A CLARE COUPLE with five children who were in court battling to keep their home say they discovered they’re victims of the tracker mortgage scandalby accident.
Couple battling to keep home discovered they're victims of tracker mortgage scandal 'by accident'
The married couple, who are paying €1,080 a month in mortgage repayments,owe €320,000 to Bank of Ireland, including €56,000 in arrears on their mortgage - writes thejournal.ie.
They made their first appearance at the County Registrar’s Court in Ennis yesterday over the bank seeking to re-possess their family home.
The woman told County Registrar, Patrick Wallace,that during the course of a phone call to the Bank of Ireland last Friday, she was told “we have been impacted by the tracker situation, that we are part of that”.
In reply, Wallace said “if you are part of that, it would be great. That is not a matter for me. That is a matter for another forum”.
Outside court, the woman said that she only found out “by accident” that they are impacted by the tracker scandal.She said:
I phoned the bank on Friday to get up to date details for court today and the person told me that we were impacted by the tracker situation.
Her husband said: “It was like winning the Lotto hearing that.”
Up until now, the monthly mortgage repayments have left the couple and their five children “with very little” after the €1,080 is paid over.
He said: “We are paying the bank more than we can afford to pay, at times we have no money. I don’t know why we are paying that amount – every time we are under pressure. It is a case of waiting for the pay cheque to come in and pay for food and the bank.”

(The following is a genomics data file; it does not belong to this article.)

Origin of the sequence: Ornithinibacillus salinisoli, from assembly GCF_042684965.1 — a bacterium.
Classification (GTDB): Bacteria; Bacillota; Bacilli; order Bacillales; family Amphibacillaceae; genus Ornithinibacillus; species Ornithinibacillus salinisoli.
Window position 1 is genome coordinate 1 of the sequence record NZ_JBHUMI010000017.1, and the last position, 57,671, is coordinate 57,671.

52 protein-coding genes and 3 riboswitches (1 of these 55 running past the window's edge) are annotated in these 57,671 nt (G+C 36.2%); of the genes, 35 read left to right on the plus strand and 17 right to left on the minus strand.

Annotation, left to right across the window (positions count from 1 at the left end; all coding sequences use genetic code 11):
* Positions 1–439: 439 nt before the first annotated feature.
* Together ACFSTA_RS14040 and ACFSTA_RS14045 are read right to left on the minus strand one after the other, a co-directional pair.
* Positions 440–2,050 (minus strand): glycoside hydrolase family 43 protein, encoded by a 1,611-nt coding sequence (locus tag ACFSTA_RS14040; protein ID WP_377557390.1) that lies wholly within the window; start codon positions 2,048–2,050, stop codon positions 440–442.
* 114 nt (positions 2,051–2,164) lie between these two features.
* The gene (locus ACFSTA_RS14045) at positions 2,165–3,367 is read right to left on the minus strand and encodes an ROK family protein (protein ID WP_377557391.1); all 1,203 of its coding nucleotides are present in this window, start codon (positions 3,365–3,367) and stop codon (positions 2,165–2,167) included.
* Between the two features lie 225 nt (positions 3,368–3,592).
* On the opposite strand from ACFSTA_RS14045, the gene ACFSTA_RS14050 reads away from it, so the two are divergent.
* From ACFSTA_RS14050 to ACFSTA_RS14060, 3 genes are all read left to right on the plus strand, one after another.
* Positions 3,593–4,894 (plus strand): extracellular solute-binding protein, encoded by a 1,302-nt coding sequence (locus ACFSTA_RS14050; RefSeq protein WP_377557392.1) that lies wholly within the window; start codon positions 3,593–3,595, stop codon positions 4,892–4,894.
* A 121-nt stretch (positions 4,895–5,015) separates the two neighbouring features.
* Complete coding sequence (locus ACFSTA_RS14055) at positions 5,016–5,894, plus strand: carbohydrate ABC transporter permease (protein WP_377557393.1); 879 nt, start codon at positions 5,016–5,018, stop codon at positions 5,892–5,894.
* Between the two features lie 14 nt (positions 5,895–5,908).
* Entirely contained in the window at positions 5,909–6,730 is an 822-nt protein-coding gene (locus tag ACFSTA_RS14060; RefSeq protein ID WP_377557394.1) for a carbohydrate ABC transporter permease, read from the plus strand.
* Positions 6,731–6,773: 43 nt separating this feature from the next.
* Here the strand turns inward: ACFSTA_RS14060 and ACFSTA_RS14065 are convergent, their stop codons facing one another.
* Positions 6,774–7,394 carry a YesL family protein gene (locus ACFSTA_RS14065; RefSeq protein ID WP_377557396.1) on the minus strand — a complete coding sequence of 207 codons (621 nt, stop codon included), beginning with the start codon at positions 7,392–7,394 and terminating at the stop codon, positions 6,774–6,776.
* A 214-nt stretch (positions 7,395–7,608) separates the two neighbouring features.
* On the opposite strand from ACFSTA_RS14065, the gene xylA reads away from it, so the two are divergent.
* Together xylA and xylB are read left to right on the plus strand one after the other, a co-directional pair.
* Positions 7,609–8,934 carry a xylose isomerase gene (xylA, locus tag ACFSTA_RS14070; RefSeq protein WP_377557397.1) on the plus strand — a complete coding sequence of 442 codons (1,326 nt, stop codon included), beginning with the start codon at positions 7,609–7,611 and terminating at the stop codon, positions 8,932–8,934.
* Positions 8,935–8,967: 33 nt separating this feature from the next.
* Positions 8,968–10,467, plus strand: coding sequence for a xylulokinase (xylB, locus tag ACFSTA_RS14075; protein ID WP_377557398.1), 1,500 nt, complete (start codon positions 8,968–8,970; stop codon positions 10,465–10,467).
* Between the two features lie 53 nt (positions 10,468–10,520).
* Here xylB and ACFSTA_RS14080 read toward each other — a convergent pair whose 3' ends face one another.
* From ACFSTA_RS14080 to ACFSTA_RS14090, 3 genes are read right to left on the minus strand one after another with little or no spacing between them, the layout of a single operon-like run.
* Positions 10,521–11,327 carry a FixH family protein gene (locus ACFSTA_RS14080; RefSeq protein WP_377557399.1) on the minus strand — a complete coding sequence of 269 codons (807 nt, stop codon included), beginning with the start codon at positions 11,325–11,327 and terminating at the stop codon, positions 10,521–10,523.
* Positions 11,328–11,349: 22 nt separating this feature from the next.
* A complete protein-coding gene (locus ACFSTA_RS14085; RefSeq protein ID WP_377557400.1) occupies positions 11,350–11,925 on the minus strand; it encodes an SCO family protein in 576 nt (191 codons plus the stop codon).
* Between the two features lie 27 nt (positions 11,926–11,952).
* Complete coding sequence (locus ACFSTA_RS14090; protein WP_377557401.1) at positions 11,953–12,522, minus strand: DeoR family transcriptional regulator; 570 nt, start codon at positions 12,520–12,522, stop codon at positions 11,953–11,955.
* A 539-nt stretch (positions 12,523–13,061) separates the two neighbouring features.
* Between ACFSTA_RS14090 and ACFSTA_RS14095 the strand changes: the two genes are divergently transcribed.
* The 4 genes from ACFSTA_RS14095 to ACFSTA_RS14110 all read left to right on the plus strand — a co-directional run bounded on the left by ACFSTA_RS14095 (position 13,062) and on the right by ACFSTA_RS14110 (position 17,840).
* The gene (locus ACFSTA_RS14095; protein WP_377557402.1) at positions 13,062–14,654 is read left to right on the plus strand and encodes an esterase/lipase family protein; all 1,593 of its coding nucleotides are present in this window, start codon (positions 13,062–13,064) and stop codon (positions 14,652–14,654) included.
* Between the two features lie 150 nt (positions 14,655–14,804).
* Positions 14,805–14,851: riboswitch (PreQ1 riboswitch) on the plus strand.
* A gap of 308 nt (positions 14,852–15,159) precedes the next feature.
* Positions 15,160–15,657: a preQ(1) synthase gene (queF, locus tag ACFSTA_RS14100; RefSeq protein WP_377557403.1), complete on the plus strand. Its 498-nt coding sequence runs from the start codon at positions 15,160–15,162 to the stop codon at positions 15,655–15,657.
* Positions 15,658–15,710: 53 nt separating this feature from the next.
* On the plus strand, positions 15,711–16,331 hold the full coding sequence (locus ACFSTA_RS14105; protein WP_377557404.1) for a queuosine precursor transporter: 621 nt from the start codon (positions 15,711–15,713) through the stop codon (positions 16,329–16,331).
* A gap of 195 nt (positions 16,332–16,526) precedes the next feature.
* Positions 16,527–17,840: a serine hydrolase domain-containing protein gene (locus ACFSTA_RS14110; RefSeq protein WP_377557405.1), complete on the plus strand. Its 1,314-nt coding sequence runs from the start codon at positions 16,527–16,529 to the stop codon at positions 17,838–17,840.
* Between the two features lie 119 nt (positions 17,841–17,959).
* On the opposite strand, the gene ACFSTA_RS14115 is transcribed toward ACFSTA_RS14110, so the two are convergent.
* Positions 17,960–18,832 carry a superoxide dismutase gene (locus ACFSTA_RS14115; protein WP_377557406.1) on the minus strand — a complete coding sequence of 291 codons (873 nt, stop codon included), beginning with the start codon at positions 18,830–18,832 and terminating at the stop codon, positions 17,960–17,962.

The woman works while her husband is the ‘home maker’ in the family after his own business collapsed eight years ago that resulted in the couple falling behind in their mortgage payments.
‘It was a nightmare’
At one stage, the couple had to get help from the St Vincent de Paul as they didn’t have enough money to pay for food after paying their mortgage.He said:
In the business I had I used to supply St Vincent de Paul to give things out at Christmas so having to go to them was embarrassing. Don’t talk to me about it. It was a nightmare.
“In the money we have repaid to the bank, we have repaid the value of the home but I know that isn’t how it works.”
The man’s wife said last year as part of an insolvency proposal, the Bank of Ireland suggested that their two eldest children not go to third level after completing their Leaving Cert but get jobs instead to help pay down the mortgage.
The couple rejected this. The mother said: “It was ridiculous. It is unbelievable. It didn’t make sense. Our life is all about educating all our children and getting them a good education. The two did very well in their Leaving and are in university. They have a very good work ethic and work weekends to support themselves.”
The man said that the Bank of Ireland also suggested that his wife retire early and the lump sum pension payment would cover the arrears as part of an insolvency arrangement.
He said: “The bank wasn’t thinking straight. How would we paid for food or the mortgage if my wife was retired from work?”
The man, who at one stage went on medication to deal with the stress, said: “The pressure we have been under is phenomenal.”
He said that one letter received from the Bank of Ireland some time back wanted them out of the house within 10 days. The man said: “Jesus, we nearly had a heart attack. You get immune to those type of letters after a while but at the start…”
Wallace today adjourned the repossession proceedings for six months to allow both sides provide details concerning the case and the man said: “This gives us breathing space.”
The man said that they are “hopeful” over being impacted by the tracker scandal.
He said: “You can’t quantity the heartache and stress that has been caused over this.”
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